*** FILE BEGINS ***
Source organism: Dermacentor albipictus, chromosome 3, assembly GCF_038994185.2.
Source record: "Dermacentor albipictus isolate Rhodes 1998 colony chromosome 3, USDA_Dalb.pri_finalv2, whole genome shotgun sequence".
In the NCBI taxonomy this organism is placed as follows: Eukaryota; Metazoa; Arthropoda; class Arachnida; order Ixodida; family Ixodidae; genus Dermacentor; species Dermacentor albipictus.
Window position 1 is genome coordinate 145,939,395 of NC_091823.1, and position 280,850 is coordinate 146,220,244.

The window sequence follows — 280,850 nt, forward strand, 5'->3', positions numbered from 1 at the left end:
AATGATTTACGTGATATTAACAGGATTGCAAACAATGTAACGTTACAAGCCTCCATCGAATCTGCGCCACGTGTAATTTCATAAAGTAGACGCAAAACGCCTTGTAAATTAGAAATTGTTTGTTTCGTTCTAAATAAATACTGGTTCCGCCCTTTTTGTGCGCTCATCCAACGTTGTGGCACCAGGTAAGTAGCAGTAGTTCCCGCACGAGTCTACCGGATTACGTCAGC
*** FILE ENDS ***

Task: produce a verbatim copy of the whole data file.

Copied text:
Source organism: Dermacentor albipictus, chromosome 3, assembly GCF_038994185.2.
Source record: "Dermacentor albipictus isolate Rhodes 1998 colony chromosome 3, USDA_Dalb.pri_finalv2, whole genome shotgun sequence".
In the NCBI taxonomy this organism is placed as follows: Eukaryota; Metazoa; Arthropoda; class Arachnida; order Ixodida; family Ixodidae; genus Dermacentor; species Dermacentor albipictus.
Window position 1 is genome coordinate 145,939,395 of NC_091823.1, and position 280,850 is coordinate 146,220,244.

The window sequence follows — 280,850 nt, forward strand, 5'->3', positions numbered from 1 at the left end:
AATGATTTACGTGATATTAACAGGATTGCAAACAATGTAACGTTACAAGCCTCCATCGAATCTGCGCCACGTGTAATTTCATAAAGTAGACGCAAAACGCCTTGTAAATTAGAAATTGTTTGTTTCGTTCTAAATAAATACTGGTTCCGCCCTTTTTGTGCGCTCATCCAACGTTGTGGCACCAGGTAAGTAGCAGTAGTTCCCGCACGAGTCTACCGGATTACGTCAGC